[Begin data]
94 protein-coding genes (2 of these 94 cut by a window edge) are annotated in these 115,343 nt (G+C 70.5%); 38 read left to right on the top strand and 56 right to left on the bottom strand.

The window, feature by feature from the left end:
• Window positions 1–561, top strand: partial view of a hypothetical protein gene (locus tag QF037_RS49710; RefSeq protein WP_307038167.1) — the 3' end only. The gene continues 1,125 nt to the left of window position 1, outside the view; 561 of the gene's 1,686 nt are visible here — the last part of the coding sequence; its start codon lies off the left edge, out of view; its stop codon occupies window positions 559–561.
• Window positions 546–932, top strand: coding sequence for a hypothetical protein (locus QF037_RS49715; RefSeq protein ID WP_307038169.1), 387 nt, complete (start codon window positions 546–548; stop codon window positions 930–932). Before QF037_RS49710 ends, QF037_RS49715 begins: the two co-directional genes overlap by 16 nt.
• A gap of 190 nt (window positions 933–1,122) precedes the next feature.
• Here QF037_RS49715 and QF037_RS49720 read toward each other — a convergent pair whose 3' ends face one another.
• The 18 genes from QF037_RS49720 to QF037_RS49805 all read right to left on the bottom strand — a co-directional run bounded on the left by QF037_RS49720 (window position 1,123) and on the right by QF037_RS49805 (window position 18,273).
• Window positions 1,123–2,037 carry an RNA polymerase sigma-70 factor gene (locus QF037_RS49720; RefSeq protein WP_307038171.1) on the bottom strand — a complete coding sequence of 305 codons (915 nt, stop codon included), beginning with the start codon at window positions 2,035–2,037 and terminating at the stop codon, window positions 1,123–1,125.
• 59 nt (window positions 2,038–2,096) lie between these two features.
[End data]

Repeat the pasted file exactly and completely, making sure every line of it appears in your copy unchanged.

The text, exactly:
94 protein-coding genes (2 of these 94 cut by a window edge) are annotated in these 115,343 nt (G+C 70.5%); 38 read left to right on the top strand and 56 right to left on the bottom strand.

The window, feature by feature from the left end:
• Window positions 1–561, top strand: partial view of a hypothetical protein gene (locus tag QF037_RS49710; RefSeq protein WP_307038167.1) — the 3' end only. The gene continues 1,125 nt to the left of window position 1, outside the view; 561 of the gene's 1,686 nt are visible here — the last part of the coding sequence; its start codon lies off the left edge, out of view; its stop codon occupies window positions 559–561.
• Window positions 546–932, top strand: coding sequence for a hypothetical protein (locus QF037_RS49715; RefSeq protein ID WP_307038169.1), 387 nt, complete (start codon window positions 546–548; stop codon window positions 930–932). Before QF037_RS49710 ends, QF037_RS49715 begins: the two co-directional genes overlap by 16 nt.
• A gap of 190 nt (window positions 933–1,122) precedes the next feature.
• Here QF037_RS49715 and QF037_RS49720 read toward each other — a convergent pair whose 3' ends face one another.
• The 18 genes from QF037_RS49720 to QF037_RS49805 all read right to left on the bottom strand — a co-directional run bounded on the left by QF037_RS49720 (window position 1,123) and on the right by QF037_RS49805 (window position 18,273).
• Window positions 1,123–2,037 carry an RNA polymerase sigma-70 factor gene (locus QF037_RS49720; RefSeq protein WP_307038171.1) on the bottom strand — a complete coding sequence of 305 codons (915 nt, stop codon included), beginning with the start codon at window positions 2,035–2,037 and terminating at the stop codon, window positions 1,123–1,125.
• 59 nt (window positions 2,038–2,096) lie between these two features.